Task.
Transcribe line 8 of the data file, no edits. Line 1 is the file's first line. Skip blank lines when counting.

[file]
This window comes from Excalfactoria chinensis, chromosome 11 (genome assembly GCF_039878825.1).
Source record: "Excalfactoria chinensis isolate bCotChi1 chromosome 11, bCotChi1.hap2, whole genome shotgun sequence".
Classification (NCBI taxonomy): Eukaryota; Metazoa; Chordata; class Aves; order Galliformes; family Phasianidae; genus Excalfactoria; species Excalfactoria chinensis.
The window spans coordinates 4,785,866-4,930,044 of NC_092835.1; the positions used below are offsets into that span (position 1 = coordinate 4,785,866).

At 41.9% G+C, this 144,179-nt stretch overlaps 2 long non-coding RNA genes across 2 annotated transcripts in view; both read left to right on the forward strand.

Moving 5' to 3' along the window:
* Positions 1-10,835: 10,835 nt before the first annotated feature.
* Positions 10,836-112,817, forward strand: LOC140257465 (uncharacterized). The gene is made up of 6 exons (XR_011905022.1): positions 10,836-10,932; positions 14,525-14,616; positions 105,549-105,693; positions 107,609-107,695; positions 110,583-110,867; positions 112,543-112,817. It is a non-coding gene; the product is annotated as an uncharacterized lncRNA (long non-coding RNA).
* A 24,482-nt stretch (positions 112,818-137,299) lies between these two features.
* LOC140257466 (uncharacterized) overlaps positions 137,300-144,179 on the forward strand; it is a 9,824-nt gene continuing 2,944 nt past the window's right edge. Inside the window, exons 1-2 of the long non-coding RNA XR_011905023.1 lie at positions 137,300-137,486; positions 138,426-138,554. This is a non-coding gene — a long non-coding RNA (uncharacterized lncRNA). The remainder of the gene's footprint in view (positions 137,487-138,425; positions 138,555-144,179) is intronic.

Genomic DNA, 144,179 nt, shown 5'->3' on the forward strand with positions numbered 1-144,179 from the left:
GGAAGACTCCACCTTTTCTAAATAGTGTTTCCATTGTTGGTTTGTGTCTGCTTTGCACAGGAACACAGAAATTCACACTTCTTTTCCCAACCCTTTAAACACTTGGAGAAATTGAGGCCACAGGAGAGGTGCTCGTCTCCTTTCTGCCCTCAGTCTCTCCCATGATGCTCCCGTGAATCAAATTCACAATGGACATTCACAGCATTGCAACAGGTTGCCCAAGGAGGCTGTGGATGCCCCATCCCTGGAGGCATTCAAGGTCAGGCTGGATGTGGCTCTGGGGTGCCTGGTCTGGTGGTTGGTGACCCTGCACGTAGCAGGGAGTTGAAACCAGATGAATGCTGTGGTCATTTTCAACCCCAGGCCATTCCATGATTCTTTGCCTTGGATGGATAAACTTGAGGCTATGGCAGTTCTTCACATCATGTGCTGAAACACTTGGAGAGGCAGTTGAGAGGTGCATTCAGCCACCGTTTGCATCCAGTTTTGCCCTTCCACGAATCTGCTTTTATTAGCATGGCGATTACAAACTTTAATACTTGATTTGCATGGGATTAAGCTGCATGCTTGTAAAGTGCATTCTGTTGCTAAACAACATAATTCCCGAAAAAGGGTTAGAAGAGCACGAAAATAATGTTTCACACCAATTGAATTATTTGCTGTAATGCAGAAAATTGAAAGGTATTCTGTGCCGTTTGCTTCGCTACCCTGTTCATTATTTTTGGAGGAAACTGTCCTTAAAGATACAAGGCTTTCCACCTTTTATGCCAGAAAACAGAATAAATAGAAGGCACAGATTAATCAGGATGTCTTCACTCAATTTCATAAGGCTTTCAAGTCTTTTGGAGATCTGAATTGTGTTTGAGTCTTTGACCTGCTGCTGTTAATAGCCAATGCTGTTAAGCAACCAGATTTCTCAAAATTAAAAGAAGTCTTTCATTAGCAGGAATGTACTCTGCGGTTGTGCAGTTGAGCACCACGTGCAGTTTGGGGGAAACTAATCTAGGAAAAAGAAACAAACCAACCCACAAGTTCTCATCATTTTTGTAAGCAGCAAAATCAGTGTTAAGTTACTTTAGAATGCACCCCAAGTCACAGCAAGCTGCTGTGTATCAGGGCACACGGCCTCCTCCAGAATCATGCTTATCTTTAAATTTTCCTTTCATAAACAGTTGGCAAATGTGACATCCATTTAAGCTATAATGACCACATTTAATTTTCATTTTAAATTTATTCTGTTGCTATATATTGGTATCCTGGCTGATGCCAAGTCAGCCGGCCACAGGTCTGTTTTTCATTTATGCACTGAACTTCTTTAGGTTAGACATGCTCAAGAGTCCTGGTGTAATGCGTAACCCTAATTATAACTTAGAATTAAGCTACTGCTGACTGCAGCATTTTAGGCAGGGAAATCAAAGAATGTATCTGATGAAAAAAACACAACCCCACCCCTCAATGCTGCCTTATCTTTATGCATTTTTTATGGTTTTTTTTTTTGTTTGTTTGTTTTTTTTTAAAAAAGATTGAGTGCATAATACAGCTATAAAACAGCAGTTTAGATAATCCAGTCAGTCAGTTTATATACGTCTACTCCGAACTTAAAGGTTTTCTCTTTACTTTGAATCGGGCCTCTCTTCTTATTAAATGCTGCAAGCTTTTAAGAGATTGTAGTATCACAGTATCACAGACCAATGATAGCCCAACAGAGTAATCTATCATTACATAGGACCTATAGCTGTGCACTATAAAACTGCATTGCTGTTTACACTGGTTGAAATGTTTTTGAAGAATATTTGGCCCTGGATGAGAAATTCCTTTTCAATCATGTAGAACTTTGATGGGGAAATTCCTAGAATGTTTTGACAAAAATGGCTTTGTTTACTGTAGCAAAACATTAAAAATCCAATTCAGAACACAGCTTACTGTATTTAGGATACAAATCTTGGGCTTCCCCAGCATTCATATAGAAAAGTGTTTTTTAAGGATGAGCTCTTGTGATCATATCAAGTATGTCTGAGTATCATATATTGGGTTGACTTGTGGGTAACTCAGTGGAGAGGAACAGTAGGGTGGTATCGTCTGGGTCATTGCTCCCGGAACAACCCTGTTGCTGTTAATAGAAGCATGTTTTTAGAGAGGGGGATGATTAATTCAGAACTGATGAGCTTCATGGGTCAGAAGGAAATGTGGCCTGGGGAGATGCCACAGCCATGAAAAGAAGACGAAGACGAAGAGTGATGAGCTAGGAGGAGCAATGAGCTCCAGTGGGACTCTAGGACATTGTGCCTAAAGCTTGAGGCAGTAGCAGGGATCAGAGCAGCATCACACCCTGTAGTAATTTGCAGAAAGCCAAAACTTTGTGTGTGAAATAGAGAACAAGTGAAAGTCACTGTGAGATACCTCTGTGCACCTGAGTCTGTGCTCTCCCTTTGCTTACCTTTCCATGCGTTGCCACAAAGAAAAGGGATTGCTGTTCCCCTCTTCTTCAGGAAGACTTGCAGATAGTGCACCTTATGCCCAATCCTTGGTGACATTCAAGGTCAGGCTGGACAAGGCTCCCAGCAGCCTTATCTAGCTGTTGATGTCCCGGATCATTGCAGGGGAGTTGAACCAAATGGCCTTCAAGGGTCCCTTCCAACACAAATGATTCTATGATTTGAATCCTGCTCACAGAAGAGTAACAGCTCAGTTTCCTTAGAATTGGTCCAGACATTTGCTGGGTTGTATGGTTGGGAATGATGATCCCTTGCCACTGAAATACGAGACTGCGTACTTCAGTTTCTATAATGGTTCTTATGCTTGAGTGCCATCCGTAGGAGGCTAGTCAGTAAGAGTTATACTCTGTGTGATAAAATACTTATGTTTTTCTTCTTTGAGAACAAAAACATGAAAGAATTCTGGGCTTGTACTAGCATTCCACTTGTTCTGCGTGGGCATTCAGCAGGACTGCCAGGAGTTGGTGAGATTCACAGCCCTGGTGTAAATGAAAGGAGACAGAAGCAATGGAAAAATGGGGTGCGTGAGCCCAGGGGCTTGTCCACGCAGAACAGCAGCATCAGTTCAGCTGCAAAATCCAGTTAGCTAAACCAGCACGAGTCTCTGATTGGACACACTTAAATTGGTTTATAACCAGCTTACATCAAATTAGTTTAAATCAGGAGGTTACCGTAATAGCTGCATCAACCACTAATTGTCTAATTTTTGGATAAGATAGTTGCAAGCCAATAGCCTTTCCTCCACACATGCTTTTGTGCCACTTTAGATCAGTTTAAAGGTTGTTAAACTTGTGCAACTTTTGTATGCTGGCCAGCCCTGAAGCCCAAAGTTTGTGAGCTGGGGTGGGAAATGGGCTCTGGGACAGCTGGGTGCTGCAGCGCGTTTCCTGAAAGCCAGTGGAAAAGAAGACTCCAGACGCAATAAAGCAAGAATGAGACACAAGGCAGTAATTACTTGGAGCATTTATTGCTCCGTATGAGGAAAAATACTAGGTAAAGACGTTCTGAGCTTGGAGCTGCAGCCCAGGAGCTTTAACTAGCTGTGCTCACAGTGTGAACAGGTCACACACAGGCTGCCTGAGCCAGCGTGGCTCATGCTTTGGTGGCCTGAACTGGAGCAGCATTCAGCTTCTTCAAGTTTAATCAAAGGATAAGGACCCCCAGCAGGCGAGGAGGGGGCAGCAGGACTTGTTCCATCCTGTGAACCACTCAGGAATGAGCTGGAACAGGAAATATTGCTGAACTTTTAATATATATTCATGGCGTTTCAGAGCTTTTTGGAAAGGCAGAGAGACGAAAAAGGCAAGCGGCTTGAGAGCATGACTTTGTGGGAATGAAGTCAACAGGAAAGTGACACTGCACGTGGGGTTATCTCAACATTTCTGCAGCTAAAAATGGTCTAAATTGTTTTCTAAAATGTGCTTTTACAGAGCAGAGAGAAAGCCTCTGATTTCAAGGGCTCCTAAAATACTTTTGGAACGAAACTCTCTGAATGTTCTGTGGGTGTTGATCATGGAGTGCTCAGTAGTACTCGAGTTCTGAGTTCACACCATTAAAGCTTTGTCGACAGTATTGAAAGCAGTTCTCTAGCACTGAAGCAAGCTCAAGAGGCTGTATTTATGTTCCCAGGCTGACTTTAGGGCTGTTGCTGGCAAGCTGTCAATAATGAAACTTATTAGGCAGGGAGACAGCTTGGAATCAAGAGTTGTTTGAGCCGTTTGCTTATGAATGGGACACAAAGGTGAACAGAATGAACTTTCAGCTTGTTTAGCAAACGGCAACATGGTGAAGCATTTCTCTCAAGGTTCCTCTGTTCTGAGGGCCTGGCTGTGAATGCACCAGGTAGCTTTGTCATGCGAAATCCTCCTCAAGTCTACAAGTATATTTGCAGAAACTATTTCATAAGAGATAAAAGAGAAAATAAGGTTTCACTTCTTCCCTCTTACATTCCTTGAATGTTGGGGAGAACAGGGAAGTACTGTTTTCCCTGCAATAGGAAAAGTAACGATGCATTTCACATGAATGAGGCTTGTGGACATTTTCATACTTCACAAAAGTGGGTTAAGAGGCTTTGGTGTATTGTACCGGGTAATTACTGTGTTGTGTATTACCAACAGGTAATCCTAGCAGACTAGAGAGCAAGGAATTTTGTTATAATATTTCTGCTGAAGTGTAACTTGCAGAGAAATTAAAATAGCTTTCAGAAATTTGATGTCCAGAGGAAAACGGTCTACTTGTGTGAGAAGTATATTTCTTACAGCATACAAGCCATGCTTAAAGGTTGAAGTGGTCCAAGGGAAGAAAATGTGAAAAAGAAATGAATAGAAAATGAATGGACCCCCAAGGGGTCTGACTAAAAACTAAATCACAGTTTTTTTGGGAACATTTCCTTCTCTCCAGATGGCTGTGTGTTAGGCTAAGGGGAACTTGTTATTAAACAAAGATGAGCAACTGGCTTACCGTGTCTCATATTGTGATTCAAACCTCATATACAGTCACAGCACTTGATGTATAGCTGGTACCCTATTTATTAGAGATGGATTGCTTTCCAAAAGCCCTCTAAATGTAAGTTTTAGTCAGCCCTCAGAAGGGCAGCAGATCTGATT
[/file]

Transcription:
* Positions 10,836-112,817, forward strand: LOC140257465 (uncharacterized). The gene is made up of 6 exons (XR_011905022.1): positions 10,836-10,932; positions 14,525-14,616; positions 105,549-105,693; positions 107,609-107,695; positions 110,583-110,867; positions 112,543-112,817. It is a non-coding gene; the product is annotated as an uncharacterized lncRNA (long non-coding RNA).